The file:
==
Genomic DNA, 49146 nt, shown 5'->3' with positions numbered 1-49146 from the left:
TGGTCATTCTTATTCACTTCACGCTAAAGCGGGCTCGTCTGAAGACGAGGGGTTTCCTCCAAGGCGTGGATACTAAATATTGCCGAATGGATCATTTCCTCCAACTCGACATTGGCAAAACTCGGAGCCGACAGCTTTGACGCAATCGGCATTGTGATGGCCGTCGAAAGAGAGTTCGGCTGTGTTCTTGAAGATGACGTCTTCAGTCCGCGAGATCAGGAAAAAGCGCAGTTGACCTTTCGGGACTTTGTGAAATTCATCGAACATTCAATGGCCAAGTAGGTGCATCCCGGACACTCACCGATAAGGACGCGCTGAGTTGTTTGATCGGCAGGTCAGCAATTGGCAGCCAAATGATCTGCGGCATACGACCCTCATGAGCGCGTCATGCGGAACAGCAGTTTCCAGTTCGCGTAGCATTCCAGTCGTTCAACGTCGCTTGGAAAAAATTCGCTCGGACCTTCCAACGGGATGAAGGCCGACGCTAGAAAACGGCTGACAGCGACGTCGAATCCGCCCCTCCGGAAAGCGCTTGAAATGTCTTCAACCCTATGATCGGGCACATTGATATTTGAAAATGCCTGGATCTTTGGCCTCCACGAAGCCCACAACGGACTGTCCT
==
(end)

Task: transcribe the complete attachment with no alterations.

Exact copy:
Genomic DNA, 49146 nt, shown 5'->3' with positions numbered 1-49146 from the left:
TGGTCATTCTTATTCACTTCACGCTAAAGCGGGCTCGTCTGAAGACGAGGGGTTTCCTCCAAGGCGTGGATACTAAATATTGCCGAATGGATCATTTCCTCCAACTCGACATTGGCAAAACTCGGAGCCGACAGCTTTGACGCAATCGGCATTGTGATGGCCGTCGAAAGAGAGTTCGGCTGTGTTCTTGAAGATGACGTCTTCAGTCCGCGAGATCAGGAAAAAGCGCAGTTGACCTTTCGGGACTTTGTGAAATTCATCGAACATTCAATGGCCAAGTAGGTGCATCCCGGACACTCACCGATAAGGACGCGCTGAGTTGTTTGATCGGCAGGTCAGCAATTGGCAGCCAAATGATCTGCGGCATACGACCCTCATGAGCGCGTCATGCGGAACAGCAGTTTCCAGTTCGCGTAGCATTCCAGTCGTTCAACGTCGCTTGGAAAAAATTCGCTCGGACCTTCCAACGGGATGAAGGCCGACGCTAGAAAACGGCTGACAGCGACGTCGAATCCGCCCCTCCGGAAAGCGCTTGAAATGTCTTCAACCCTATGATCGGGCACATTGATATTTGAAAATGCCTGGATCTTTGGCCTCCACGAAGCCCACAACGGACTGTCCT